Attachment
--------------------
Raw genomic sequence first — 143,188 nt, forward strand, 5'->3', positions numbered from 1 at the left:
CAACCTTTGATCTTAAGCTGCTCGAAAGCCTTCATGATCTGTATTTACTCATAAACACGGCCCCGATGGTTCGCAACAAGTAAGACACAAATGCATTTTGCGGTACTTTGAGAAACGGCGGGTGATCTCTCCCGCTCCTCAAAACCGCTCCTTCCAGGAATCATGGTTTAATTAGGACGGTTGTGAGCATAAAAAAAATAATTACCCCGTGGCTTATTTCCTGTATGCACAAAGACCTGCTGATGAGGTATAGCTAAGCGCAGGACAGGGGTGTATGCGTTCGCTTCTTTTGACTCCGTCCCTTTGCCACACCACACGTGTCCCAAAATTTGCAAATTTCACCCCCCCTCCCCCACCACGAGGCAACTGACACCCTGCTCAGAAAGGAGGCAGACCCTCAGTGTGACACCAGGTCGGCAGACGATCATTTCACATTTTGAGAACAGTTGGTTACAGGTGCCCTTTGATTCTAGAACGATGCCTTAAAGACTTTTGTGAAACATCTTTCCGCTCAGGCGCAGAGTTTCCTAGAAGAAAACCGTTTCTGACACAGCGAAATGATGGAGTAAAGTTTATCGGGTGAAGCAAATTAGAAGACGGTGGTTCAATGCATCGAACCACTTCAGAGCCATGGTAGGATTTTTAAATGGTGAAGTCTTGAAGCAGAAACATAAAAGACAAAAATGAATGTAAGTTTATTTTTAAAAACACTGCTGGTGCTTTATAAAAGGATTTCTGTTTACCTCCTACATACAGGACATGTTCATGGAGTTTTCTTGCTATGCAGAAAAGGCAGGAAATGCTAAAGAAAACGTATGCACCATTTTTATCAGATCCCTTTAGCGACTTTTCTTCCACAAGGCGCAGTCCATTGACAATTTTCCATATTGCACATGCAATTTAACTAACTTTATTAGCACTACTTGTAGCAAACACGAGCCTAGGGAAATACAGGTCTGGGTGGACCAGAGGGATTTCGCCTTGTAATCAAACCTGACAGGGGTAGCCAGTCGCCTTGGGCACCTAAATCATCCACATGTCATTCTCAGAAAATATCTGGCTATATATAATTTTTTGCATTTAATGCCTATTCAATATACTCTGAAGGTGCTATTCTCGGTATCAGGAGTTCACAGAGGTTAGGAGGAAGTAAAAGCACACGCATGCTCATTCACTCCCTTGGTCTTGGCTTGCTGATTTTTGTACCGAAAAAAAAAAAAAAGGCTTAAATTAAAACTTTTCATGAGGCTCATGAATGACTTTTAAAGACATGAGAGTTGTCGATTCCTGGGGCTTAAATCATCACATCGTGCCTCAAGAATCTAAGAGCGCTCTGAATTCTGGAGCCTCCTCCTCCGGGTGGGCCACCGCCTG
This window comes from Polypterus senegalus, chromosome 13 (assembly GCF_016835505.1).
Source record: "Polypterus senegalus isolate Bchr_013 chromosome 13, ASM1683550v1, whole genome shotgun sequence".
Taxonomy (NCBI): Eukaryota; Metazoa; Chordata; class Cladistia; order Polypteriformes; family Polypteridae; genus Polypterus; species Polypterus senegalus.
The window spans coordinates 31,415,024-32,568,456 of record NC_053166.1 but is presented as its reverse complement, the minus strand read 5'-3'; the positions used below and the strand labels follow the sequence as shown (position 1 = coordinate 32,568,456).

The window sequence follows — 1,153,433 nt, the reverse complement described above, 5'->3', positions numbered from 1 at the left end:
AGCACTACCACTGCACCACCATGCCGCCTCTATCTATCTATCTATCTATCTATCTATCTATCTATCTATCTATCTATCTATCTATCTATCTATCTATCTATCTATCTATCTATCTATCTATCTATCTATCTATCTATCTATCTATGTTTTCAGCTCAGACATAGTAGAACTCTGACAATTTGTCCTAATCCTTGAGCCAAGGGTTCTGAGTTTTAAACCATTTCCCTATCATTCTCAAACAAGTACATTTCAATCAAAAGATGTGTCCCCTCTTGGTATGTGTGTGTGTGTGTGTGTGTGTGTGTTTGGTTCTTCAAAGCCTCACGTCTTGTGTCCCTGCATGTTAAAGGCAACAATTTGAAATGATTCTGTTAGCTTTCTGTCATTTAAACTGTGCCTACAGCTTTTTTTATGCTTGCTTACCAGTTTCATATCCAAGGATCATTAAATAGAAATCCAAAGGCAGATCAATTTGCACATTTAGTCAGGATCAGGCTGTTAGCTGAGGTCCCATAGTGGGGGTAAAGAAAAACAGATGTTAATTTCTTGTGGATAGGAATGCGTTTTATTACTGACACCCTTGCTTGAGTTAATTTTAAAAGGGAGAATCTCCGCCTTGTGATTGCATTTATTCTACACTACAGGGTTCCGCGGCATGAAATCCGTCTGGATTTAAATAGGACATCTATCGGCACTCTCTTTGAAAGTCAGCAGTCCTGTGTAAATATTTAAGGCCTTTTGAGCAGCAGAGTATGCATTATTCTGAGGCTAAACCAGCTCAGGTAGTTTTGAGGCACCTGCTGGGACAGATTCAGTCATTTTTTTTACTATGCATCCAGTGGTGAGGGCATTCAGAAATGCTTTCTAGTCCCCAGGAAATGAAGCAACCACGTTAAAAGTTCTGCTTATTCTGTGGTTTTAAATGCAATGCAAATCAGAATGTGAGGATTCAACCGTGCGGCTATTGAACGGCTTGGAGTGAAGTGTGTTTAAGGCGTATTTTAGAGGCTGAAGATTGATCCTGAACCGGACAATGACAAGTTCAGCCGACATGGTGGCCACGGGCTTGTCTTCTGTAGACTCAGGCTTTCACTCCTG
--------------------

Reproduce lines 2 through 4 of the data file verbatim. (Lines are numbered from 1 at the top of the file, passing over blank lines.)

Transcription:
CAACCTTTGATCTTAAGCTGCTCGAAAGCCTTCATGATCTGTATTTACTCATAAACACGGCCCCGATGGTTCGCAACAAGTAAGACACAAATGCATTTTGCGGTACTTTGAGAAACGGCGGGTGATCTCTCCCGCTCCTCAAAACCGCTCCTTCCAGGAATCATGGTTTAATTAGGACGGTTGTGAGCATAAAAAAAATAATTACCCCGTGGCTTATTTCCTGTATGCACAAAGACCTGCTGATGAGGTATAGCTAAGCGCAGGACAGGGGTGTATGCGTTCGCTTCTTTTGACTCCGTCCCTTTGCCACACCACACGTGTCCCAAAATTTGCAAATTTCACCCCCCCTCCCCCACCACGAGGCAACTGACACCCTGCTCAGAAAGGAGGCAGACCCTCAGTGTGACACCAGGTCGGCAGACGATCATTTCACATTTTGAGAACAGTTGGTTACAGGTGCCCTTTGATTCTAGAACGATGCCTTAAAGACTTTTGTGAAACATCTTTCCGCTCAGGCGCAGAGTTTCCTAGAAGAAAACCGTTTCTGACACAGCGAAATGATGGAGTAAAGTTTATCGGGTGAAGCAAATTAGAAGACGGTGGTTCAATGCATCGAACCACTTCAGAGCCATGGTAGGATTTTTAAATGGTGAAGTCTTGAAGCAGAAACATAAAAGACAAAAATGAATGTAAGTTTATTTTTAAAAACACTGCTGGTGCTTTATAAAAGGATTTCTGTTTACCTCCTACATACAGGACATGTTCATGGAGTTTTCTTGCTATGCAGAAAAGGCAGGAAATGCTAAAGAAAACGTATGCACCATTTTTATCAGATCCCTTTAGCGACTTTTCTTCCACAAGGCGCAGTCCATTGACAATTTTCCATATTGCACATGCAATTTAACTAACTTTATTAGCACTACTTGTAGCAAACACGAGCCTAGGGAAATACAGGTCTGGGTGGACCAGAGGGATTTCGCCTTGTAATCAAACCTGACAGGGGTAGCCAGTCGCCTTGGGCACCTAAATCATCCACATGTCATTCTCAGAAAATATCTGGCTATATATAATTTTTTGCATTTAATGCCTATTCAATATACTCTGAAGGTGCTATTCTCGGTATCAGGAGTTCACAGAGGTTAGGAGGAAGTAAAAGCACACGCATGCTCATTCACTCCCTTGGTCTTGGCTTGCTGATTTTTGTACCGAAAAAAAAAAAAAAGGCTTAAATTAAAACTTTTCATGAGGCTCATGAATGACTTTTAAAGACATGAGAGTTGTCGATTCCTGGGGCTTAAATCATCACATCGTGCCTCAAGAATCTAAGAGCGCTCTGAATTCTGGAGCCTCCTCCTCCGGGTGGGCCACCGCCTG
This window comes from Polypterus senegalus, chromosome 13 (assembly GCF_016835505.1).
Source record: "Polypterus senegalus isolate Bchr_013 chromosome 13, ASM1683550v1, whole genome shotgun sequence".